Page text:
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Earlier this week, Ry and I interviewed Lori Saldaña for the latest episode of our San Diego Decides podcast. (That’s dropping tomorrow, get excited!)
As we finished the interview, Saldaña’s campaign manager asked, “So you’re not going to talk about Denim Day?”
He was referring to the campaign’s push to establish a Denim Day in San Diego. Denim Day is a nod to an Italian case, in which charges against a rapist were thrown out when a judge reasoned that the man couldn’t possibly have removed the victim’s tight jeans without her consent. Folks who observe Denim Day wear denim – or, bravely, denim on denim – to draw attention to victim-blaming and misconceptions surrounding sex crimes.
It’s a worthy cause, to be sure.
But to be honest, I’ve been in kind of a daze lately. Or a Dayz, if you will.
The various Days we celebrate now has suddenly become overwhelming thanks to social media. They range from serious to silly. Tuesday, for example, was Equal Pay Day. But it was also National Grilled Cheese Day, which is a thing that exists.
The day before that was #NationalPetDay. I’m not one to turn down a crush of adorable dog photos, but I got my fill of those less than a month ago, on #NationalPuppyDay. Don’t get either confused with #NationalDogDay, which is different. Somehow.
This column is comin’ atcha a day after National Columnists Day. And this handy calendar informs me that today is many things, including National Garlic Day and National Hanging Out Day.
I love hanging out. I love garlic, and grilled cheese and my beloved puppy. I love the notion of equal pay, and believe rape accusations should be taken very, very seriously.
But please, God, let tomorrow just be Monday.
What VOSD Learned This Week
New community plans are moving forward in two areas most likely to handle the type of growth needed to make the Climate Action Plan a success. But the city simply has no way of measuring whether those plans – for Uptown and North Park – will help it hit its goal.
As for future growth in other parts of the city, Councilman David Alvarez and others are hoping to marshal a pot of state money toward low-income areas that are desperate to see development.
Up in North County, efforts to make a stretch of Coast Highway more accessible to climate-friendly options like walking and biking have hit a rough patch.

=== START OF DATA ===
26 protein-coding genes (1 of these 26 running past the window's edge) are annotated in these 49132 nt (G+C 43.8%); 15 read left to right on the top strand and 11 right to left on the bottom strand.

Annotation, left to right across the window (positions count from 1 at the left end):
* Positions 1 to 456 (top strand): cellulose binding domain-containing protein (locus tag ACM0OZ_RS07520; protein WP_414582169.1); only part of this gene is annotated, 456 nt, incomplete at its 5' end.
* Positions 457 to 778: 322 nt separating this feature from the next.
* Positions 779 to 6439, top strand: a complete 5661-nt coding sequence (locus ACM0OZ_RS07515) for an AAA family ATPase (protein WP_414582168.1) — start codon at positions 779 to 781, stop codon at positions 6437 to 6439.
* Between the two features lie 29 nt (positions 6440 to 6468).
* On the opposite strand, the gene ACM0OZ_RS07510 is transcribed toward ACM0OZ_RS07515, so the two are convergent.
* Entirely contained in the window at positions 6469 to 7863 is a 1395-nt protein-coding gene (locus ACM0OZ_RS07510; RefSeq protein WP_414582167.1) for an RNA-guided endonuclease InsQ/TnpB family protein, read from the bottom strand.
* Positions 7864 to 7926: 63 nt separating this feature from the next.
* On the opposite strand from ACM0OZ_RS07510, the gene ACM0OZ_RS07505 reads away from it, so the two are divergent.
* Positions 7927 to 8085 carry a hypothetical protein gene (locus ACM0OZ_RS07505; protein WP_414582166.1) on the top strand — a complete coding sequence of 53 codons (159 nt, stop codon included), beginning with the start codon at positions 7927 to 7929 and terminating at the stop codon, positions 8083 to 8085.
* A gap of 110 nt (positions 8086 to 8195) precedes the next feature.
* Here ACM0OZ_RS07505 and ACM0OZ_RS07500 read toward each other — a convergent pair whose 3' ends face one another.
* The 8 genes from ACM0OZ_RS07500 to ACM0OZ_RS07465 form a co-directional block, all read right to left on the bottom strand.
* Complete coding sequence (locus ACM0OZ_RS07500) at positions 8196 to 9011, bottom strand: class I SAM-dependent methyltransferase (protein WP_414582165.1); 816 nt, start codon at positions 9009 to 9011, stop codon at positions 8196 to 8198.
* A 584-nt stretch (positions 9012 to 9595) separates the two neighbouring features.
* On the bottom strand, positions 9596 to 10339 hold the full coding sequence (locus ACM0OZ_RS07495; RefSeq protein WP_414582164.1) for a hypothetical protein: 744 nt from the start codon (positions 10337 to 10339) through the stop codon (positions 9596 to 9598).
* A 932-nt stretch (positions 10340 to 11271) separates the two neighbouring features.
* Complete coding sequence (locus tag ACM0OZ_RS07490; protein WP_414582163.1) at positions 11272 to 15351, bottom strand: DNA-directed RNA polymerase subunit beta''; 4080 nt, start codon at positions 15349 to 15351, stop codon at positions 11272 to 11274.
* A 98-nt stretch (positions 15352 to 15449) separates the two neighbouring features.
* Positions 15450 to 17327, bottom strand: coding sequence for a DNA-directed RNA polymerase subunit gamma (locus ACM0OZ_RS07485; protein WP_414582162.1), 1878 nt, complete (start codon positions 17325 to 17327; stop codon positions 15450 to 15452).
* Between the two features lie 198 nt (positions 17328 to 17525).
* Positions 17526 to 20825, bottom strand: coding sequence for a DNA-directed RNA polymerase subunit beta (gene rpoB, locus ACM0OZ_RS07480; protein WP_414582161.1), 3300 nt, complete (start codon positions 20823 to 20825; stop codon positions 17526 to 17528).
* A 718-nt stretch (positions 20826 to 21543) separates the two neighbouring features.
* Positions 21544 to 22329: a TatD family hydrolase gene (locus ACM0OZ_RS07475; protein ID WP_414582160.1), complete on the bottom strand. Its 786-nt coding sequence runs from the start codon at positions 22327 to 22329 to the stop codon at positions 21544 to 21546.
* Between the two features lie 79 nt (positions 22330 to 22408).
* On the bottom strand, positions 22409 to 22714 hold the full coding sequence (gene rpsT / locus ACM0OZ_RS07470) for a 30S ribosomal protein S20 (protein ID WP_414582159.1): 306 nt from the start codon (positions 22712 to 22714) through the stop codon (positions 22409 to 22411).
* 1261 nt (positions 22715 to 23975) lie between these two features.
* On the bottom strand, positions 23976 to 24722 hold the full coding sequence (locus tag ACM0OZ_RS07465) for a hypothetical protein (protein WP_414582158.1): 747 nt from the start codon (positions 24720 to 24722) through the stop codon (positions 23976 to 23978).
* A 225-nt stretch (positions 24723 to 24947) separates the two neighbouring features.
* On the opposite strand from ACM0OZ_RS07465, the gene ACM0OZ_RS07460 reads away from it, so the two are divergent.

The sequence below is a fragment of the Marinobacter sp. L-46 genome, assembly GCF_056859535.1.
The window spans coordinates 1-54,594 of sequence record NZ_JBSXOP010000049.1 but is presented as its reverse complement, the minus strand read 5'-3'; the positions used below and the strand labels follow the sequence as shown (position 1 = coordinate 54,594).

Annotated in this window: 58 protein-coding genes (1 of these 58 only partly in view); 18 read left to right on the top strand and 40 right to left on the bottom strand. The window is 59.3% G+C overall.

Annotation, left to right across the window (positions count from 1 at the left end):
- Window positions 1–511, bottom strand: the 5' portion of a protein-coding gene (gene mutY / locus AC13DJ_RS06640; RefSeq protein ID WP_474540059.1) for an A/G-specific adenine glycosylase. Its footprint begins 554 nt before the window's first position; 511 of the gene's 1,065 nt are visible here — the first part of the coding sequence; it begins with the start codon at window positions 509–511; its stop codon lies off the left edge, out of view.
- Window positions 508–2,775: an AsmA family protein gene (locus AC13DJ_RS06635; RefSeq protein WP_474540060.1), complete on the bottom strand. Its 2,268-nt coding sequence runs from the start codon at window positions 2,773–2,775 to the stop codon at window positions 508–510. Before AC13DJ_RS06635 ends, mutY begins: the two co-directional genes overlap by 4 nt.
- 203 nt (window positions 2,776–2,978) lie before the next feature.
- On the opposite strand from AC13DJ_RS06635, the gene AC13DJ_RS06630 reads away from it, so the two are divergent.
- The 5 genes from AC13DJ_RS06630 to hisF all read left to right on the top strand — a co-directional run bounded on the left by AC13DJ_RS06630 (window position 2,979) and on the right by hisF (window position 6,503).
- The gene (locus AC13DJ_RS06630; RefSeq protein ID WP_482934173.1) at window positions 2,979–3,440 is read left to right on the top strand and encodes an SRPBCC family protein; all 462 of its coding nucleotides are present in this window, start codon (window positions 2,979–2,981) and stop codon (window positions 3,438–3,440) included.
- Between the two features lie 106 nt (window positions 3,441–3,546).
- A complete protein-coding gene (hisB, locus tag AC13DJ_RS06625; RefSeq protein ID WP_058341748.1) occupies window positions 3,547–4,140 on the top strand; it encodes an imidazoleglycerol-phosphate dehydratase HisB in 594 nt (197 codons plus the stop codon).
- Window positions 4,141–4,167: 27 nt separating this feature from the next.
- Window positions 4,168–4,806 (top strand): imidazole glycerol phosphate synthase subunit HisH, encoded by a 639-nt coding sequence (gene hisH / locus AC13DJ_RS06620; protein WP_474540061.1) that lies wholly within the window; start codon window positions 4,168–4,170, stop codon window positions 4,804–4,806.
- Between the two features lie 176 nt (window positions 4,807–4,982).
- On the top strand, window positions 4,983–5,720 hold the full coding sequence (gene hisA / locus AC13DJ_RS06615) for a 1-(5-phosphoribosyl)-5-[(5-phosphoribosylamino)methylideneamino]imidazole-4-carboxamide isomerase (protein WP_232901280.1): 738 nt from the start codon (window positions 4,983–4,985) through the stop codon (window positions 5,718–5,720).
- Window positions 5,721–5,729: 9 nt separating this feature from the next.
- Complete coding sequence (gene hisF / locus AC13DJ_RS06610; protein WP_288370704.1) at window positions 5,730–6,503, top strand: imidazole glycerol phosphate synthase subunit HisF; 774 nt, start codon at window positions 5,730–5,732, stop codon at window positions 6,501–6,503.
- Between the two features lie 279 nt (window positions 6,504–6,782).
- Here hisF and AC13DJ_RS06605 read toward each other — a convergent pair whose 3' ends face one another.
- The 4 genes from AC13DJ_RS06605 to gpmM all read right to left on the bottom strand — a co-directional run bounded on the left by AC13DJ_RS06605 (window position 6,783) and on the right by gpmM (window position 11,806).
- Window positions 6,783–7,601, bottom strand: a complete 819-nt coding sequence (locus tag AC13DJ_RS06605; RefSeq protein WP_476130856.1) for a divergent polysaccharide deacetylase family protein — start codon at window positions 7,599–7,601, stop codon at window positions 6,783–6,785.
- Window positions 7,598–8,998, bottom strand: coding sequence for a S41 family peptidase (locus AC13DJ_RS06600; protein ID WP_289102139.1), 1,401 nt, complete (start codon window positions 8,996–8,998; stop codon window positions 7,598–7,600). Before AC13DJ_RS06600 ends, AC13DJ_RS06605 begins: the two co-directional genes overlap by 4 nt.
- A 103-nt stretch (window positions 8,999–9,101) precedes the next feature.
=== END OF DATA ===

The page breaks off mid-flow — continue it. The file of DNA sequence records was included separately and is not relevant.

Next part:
Sycuan is hoping a new state bill will make it easier for the tribe to purchase water from agencies that technically aren’t allowed to sell to it.
Meanwhile, the San Diego County Water Authority and Metropolitan Water District of Southern California have taken their decades-long fight to our own op-ed pages, and it’s getting kinda brutal. Last Friday, Met argued its water rate increase reflected a desire to maintain “strong financial practices” – practices it said SDCWA knows nothing about. This week, SDCWA fired back: Met’s take was “inconsistent with the facts,” the group wrote.
Here’s some handy ammo for the next time you get pulled over for speeding. The ticket might be illegal if the city is unable to provide an up-to-date traffic study for the area where you were stopped.
Jan the Nonpolitical City Attorney morphed into Jan the Political Candidate Booster this week, which Scott and Andy dissected on the podcast. In state politics, bills from two local legislators made the Latino Legislative Caucus’s list of priority measures.
What I’m Reading
• Relevant to my interests: Taco Bell’s two-year quest to melt cheese. (Bloomberg)
• Thanks to its cranky member stations, NPR has been thwarted from embracing a future with podcasts. (Slate)
• I absolutely love the lede in the first story of Amy Julia Harris’ series on dangerous religious day cares. Oh, and the rest of the story is good too. (Reveal)
• This investigation into Florida restaurants’ claims of local, farm-fresh ingredients doesn’t just pack in a bunch of great reporting. It’s written by the paper’s food critic, and the writing is approachable and engaging. (Tampa Bay Times)
• The University of Georgia’s football coach helped push through a state law limiting the public’s access to public records, reflecting “a creeping, rampant paranoia among SEC schools, who worry about any possible competitive disadvantage that could hamper winning.” (Vice)
Line of the Week
“This version of empowerment can be actively disempowering: It’s a series of objects and experiences you can purchase while the conditions determining who can access and accumulate power stay the same.” – From a fantastic essay on how “women’s empowerment” became the world’s winningest marketing strategy.